Votes De-selected by Voters Following Incorrect Instructions From Officials...
Misinformation being circulated, concerning straight-party voting in Texas (and elsewhere) is beginning to be a big
problem, and will undoubtedly lead to voters deselecting their preferred Presidential candidate, and possibly flipping
their own votes to another candidate. This from the Travis County today
Voters were misinformed Monday at an early voting location at Randalls on West Ben White Blvd. As voters waited, the
Travis County Elections Division said a "poll cat" gave voters inaccurate instructions.
"He said... 'Let me tell you, make sure you vote straight ticket, then you also vote for Obama to make sure the vote
counts,'" said Erica Prosser, who witnessed the incident at Randalls.
In reality, pressing the button for a candidate whose name is already highlighted deselects that candidate.
These "poll cat's" should be stopped by local authorities. But, unfortunately, the above incident wasn't the only
problem with straight-party voting in Texas, and even election officials, at least one in Williamson County, appears to
have been circulating the same incorrect information to voters...
According to party officials, a voter contacted the county Democratic Party after examining information Williamson
County Elections Administrator Rick Barron had circulated via e-mail concerning a straight ticket vote.
"A voter can vote straight party and have all of their votes count, the e-mail states. They can also vote straight party
and then select every Democrat again, if they so chose."
According to campaign officials, when an east Williamson County voter voted using electronic machines, she selected a
straight party ticket, effectively selecting each Democrat on the ballot. She then went back and selected a Democrat’s
name again. By doing so, it unchecked that selection, according to a release from one of the campaigns.
Mr. Barron, if this is all true, is sending out false information to voters. If the voters vote straight party and then
go back and select every Democrat again they will, in fact, deselect those choices. Theoretically, the same would be
true for Republican straight-party voters.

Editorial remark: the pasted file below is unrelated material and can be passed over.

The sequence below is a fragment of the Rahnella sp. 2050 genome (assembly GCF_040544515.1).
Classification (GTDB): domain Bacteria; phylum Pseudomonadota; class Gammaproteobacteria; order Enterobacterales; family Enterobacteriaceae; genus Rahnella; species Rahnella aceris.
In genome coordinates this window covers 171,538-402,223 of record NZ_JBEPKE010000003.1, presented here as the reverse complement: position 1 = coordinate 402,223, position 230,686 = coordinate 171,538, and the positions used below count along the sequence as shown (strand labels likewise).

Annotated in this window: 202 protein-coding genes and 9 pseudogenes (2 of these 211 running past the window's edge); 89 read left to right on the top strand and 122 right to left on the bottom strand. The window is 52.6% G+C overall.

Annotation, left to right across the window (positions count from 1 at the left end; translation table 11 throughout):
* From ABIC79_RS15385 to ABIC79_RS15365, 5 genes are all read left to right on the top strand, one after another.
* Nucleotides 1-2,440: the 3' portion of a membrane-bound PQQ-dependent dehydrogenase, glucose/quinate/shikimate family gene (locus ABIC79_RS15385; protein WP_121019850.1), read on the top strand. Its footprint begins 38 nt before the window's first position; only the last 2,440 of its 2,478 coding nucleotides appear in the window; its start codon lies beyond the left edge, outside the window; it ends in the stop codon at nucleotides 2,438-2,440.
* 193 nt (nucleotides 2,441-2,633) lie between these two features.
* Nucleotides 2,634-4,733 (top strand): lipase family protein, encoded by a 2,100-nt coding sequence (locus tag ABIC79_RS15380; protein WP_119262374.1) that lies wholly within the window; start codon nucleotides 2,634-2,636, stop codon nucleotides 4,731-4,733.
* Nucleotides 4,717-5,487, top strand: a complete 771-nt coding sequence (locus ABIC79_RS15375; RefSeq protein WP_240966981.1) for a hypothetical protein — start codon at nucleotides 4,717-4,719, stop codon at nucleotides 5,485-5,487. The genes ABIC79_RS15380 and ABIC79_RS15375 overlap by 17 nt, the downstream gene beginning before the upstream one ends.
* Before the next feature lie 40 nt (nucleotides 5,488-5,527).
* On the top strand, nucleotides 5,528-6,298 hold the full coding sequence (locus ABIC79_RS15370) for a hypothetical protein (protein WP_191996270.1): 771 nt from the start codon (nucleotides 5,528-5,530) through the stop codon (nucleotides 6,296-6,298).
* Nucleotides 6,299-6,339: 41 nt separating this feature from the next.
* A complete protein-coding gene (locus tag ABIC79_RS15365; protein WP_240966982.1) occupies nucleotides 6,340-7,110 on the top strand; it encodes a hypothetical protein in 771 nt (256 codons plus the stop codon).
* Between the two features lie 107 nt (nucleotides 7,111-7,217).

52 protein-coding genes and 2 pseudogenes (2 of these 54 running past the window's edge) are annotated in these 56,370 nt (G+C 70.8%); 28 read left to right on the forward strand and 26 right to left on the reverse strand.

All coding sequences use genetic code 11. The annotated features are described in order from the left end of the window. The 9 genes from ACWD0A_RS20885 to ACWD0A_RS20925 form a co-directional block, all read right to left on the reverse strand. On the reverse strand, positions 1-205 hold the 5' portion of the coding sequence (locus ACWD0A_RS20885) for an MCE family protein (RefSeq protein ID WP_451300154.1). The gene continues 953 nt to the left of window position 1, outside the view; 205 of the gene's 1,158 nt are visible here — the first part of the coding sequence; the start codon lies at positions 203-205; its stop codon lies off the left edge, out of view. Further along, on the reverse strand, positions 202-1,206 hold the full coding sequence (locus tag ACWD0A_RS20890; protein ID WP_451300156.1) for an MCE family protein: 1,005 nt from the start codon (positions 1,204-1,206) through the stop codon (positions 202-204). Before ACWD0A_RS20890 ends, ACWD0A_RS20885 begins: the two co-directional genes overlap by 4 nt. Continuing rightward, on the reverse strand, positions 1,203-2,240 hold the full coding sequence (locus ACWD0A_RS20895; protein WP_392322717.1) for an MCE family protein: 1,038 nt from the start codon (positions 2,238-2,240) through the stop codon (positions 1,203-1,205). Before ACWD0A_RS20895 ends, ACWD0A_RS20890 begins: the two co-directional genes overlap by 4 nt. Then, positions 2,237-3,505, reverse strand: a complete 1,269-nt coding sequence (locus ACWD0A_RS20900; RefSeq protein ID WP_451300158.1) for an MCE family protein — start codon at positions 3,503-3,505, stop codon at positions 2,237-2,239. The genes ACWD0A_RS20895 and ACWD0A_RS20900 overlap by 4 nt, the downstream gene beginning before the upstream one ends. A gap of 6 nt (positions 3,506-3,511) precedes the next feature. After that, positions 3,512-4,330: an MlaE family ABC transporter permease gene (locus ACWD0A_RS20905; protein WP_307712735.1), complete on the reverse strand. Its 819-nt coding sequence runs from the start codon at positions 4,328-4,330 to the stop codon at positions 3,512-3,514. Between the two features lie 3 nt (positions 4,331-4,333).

I got a call this morning from a gentlemen who'd just early-voted at Harry Stone Montessori. He said his voting machine
tried to con him into voting for a judge in the wrong party.
Like this: He voted a straight ticket for one party. Then he wanted to deselect two judges he didn't want to vote for.
And he didn't want to vote for the other party's candidates. He didn't want anyone in those races.
But when he deselected the first one, the machine showed him with a check mark for the other party's candidate in that
race. He complained to the election judge, who, he says, told him the machine did that automatically. The voter told the
election judge he didn't believe it should. She came over and watched the voter deselect the second judge. That one
He deselected the first one again, and it stayed blank. The election judge shut down the machine."
VotersUnite has logged more problems
that can be directly attributed to straight-party voting than to any other issue so far this election season. In the
above instance when the voter deselected two judicial races those races should have stayed blank. He has a right to not vote in any race he wants.
We've got more info at VotersUnite here
on concerns about straight-party voting in other states as well as Texas. It is clear that in the 15 states that allow
straight-party voting voters need to skip the option; vote for each race separately.
"To encourage citizen ownership of transparent, participatory democracy." The Creekside Declaration March 22, 2008